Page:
Government in food-tax retreat

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CONTROVERSIAL plans to impose a pounds 90 a year "tax" on every food shop and restaurant in the country have been dropped by the Government.

The levy, to help to fund the new pounds 100m Food Standards Agency, will be retained in some form but will not be as high as originally proposed.

A system is being devised that is likely to place the main burden of the charge on supermarkets rather than small shopkeepers. The decision represents a U-turn by the Government.

Details of the scheme and its charges will be revealed when the Food Standards Agency Bill is published today by the Ministry of Agriculture, Fisheries and Food.

The agency is seen by ministers as one of the Government's top priorities and aims to restore public confidence in food safety after the BSE and E.coli crises.

Plans to impose a flat-rate levy on all businesses involved with the sale of hot or cold food had triggered outrage among small shopkeepers. With the backing of the Tories and some Labour MPs, the charge was dubbed a "food poll tax" by retailers as it would be levied on supermarket giants and village shopkeepers at the same level.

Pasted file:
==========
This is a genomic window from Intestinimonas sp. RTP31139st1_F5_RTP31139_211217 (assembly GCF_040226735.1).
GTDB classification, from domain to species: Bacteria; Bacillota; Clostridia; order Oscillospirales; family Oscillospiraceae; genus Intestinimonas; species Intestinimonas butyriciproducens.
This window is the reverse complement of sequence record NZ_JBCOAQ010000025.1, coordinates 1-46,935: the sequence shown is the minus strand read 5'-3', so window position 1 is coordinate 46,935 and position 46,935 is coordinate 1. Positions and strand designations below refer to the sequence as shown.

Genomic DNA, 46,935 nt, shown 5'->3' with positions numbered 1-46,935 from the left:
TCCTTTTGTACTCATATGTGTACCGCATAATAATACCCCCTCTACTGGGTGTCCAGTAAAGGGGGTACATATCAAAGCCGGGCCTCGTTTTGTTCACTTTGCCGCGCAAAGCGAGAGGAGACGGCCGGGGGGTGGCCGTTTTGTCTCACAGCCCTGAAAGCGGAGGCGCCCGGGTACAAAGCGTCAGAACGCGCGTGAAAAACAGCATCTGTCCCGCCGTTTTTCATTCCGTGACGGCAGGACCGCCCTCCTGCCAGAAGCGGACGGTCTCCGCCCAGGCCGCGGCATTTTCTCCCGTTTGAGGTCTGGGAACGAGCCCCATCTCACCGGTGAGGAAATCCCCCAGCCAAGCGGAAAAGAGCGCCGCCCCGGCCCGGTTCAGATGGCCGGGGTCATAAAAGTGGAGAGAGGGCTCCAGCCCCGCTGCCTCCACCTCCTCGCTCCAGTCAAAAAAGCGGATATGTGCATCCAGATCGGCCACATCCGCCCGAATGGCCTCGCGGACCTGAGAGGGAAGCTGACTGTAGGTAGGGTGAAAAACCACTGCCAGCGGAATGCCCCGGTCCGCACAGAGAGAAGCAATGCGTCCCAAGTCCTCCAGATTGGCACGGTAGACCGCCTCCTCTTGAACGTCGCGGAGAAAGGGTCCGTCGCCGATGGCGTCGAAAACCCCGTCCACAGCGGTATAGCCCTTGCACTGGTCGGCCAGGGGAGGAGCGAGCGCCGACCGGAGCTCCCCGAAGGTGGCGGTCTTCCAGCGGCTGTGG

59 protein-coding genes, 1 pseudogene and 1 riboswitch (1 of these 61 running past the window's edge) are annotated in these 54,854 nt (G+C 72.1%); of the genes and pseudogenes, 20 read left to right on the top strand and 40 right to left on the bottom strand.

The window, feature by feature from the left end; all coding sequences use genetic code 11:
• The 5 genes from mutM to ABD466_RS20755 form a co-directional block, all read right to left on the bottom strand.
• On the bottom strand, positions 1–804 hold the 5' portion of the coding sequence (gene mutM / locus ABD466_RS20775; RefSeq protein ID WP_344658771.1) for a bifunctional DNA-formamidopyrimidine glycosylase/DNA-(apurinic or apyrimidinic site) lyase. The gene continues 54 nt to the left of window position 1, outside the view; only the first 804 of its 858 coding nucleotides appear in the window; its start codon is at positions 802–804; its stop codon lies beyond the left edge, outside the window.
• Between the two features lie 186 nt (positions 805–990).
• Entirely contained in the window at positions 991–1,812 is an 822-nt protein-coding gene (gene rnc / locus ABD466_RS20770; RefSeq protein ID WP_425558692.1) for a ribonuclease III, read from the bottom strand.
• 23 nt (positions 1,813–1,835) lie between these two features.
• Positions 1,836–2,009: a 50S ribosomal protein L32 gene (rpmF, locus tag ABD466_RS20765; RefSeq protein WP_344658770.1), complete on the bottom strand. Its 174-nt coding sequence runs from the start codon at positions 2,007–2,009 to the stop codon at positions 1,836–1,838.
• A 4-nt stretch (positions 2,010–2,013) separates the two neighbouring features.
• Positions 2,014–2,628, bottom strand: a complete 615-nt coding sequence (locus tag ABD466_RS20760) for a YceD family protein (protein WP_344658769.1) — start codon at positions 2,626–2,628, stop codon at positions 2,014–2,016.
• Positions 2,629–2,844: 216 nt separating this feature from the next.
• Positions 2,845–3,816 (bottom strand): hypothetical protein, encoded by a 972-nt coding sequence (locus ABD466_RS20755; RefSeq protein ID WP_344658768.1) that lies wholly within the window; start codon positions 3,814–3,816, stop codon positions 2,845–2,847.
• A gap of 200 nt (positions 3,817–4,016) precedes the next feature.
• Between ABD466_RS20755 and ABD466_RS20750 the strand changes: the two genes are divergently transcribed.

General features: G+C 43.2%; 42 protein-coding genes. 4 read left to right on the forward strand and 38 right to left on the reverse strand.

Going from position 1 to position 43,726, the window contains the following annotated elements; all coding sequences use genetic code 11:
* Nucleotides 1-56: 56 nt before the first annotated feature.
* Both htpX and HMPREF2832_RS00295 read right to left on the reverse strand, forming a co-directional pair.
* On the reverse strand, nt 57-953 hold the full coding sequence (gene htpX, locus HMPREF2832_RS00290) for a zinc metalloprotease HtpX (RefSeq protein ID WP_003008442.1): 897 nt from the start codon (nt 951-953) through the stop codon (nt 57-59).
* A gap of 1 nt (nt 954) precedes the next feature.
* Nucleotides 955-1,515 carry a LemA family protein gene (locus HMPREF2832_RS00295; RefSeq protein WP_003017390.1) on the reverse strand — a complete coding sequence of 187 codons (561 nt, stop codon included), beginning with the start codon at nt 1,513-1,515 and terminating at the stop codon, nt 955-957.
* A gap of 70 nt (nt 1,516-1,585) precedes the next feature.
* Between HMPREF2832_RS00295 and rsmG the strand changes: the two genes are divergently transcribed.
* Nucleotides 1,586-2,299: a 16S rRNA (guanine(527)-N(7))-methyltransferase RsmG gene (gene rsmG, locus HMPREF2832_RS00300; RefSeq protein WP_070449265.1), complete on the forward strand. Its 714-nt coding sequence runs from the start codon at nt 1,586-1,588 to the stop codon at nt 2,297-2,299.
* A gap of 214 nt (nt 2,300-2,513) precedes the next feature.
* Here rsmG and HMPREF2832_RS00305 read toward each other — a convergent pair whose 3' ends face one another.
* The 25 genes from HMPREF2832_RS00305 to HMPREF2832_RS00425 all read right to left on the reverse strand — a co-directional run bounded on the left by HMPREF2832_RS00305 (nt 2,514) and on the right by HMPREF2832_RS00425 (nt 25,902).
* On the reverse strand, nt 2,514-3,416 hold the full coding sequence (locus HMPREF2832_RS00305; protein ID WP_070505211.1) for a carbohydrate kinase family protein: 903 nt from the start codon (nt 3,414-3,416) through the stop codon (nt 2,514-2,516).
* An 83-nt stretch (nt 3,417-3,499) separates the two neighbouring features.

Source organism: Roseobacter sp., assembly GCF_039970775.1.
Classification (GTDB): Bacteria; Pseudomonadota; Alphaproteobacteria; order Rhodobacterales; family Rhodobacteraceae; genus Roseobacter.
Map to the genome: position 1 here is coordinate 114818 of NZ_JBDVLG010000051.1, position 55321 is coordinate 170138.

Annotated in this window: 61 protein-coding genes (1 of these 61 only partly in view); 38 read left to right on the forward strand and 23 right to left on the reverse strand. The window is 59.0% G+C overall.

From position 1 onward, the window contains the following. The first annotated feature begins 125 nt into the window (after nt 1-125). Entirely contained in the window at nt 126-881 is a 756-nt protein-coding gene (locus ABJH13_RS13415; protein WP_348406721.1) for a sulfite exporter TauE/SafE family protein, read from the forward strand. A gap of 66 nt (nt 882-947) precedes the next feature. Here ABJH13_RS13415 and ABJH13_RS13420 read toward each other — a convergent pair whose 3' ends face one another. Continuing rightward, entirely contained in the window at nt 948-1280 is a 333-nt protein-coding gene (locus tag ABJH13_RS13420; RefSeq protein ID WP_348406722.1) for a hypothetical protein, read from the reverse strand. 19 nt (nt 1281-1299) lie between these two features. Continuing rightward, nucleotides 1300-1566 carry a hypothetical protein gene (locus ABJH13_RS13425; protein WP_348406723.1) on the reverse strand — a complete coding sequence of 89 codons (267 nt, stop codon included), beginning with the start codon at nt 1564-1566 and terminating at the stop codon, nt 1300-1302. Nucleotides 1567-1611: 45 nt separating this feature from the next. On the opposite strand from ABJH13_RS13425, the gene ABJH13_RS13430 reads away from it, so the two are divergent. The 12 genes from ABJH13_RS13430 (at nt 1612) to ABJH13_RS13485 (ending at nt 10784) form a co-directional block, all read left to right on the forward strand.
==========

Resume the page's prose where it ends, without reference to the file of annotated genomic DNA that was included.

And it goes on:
The Independent revealed last year that Tony Blair had approved plans to propose the pounds 90 levy as part of a move to push through legislation as quickly as possible. The Prime Minister ordered ministers to get it on to the statute book by the autumn - a determination that was underlined yesterday when it emerged that there will be a second reading of the Bill on 22 June.

Ministers believed that the levy was "reasonable" as it would cost less than pounds 2 a week, but the controversy caused by the proposal to impose the same charge on all 600,000 outlets selling food has persuaded them to change their minds.

Government hopes for a speedy passage of the Bill were dismissed last night by Peter Luff, the Tory chairman of the Agriculture Select Committee, who said his party would oppose any levy whatever its size.